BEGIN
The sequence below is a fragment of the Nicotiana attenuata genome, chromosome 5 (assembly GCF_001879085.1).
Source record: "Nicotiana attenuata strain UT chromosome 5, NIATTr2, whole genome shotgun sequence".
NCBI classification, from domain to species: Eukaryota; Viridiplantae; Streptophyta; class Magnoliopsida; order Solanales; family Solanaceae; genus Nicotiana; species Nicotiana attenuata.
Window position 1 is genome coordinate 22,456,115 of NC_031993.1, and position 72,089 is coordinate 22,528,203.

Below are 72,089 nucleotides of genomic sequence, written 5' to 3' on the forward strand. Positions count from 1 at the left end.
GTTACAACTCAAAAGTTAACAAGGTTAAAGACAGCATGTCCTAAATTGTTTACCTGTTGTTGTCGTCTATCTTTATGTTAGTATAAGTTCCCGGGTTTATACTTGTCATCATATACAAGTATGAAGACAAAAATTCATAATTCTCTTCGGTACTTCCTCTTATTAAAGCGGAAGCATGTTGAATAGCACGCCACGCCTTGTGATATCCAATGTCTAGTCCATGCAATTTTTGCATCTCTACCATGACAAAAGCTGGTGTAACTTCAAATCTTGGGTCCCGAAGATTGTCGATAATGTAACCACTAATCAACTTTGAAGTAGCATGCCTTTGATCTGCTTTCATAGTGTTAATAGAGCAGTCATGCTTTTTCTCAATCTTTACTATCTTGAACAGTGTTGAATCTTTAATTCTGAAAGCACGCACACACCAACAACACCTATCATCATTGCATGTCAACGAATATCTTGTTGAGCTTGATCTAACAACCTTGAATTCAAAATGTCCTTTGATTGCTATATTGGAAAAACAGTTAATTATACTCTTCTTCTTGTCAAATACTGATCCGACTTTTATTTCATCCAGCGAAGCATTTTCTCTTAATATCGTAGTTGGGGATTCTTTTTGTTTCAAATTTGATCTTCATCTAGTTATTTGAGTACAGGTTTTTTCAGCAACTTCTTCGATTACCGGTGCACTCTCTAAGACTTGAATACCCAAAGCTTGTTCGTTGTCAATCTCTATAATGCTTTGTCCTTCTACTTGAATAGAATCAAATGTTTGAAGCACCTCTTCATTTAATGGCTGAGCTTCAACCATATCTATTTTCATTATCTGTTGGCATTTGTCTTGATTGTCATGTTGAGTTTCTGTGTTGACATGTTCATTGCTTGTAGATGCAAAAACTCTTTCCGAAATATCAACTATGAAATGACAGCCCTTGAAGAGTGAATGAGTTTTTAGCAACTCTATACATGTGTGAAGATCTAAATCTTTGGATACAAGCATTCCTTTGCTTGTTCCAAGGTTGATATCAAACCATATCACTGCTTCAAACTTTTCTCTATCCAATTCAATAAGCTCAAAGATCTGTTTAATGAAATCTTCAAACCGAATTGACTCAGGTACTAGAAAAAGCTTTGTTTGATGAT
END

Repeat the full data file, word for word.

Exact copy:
The sequence below is a fragment of the Nicotiana attenuata genome, chromosome 5 (assembly GCF_001879085.1).
Source record: "Nicotiana attenuata strain UT chromosome 5, NIATTr2, whole genome shotgun sequence".
NCBI classification, from domain to species: Eukaryota; Viridiplantae; Streptophyta; class Magnoliopsida; order Solanales; family Solanaceae; genus Nicotiana; species Nicotiana attenuata.
Window position 1 is genome coordinate 22,456,115 of NC_031993.1, and position 72,089 is coordinate 22,528,203.

Below are 72,089 nucleotides of genomic sequence, written 5' to 3' on the forward strand. Positions count from 1 at the left end.
GTTACAACTCAAAAGTTAACAAGGTTAAAGACAGCATGTCCTAAATTGTTTACCTGTTGTTGTCGTCTATCTTTATGTTAGTATAAGTTCCCGGGTTTATACTTGTCATCATATACAAGTATGAAGACAAAAATTCATAATTCTCTTCGGTACTTCCTCTTATTAAAGCGGAAGCATGTTGAATAGCACGCCACGCCTTGTGATATCCAATGTCTAGTCCATGCAATTTTTGCATCTCTACCATGACAAAAGCTGGTGTAACTTCAAATCTTGGGTCCCGAAGATTGTCGATAATGTAACCACTAATCAACTTTGAAGTAGCATGCCTTTGATCTGCTTTCATAGTGTTAATAGAGCAGTCATGCTTTTTCTCAATCTTTACTATCTTGAACAGTGTTGAATCTTTAATTCTGAAAGCACGCACACACCAACAACACCTATCATCATTGCATGTCAACGAATATCTTGTTGAGCTTGATCTAACAACCTTGAATTCAAAATGTCCTTTGATTGCTATATTGGAAAAACAGTTAATTATACTCTTCTTCTTGTCAAATACTGATCCGACTTTTATTTCATCCAGCGAAGCATTTTCTCTTAATATCGTAGTTGGGGATTCTTTTTGTTTCAAATTTGATCTTCATCTAGTTATTTGAGTACAGGTTTTTTCAGCAACTTCTTCGATTACCGGTGCACTCTCTAAGACTTGAATACCCAAAGCTTGTTCGTTGTCAATCTCTATAATGCTTTGTCCTTCTACTTGAATAGAATCAAATGTTTGAAGCACCTCTTCATTTAATGGCTGAGCTTCAACCATATCTATTTTCATTATCTGTTGGCATTTGTCTTGATTGTCATGTTGAGTTTCTGTGTTGACATGTTCATTGCTTGTAGATGCAAAAACTCTTTCCGAAATATCAACTATGAAATGACAGCCCTTGAAGAGTGAATGAGTTTTTAGCAACTCTATACATGTGTGAAGATCTAAATCTTTGGATACAAGCATTCCTTTGCTTGTTCCAAGGTTGATATCAAACCATATCACTGCTTCAAACTTTTCTCTATCCAATTCAATAAGCTCAAAGATCTGTTTAATGAAATCTTCAAACCGAATTGACTCAGGTACTAGAAAAAGCTTTGTTTGATGAT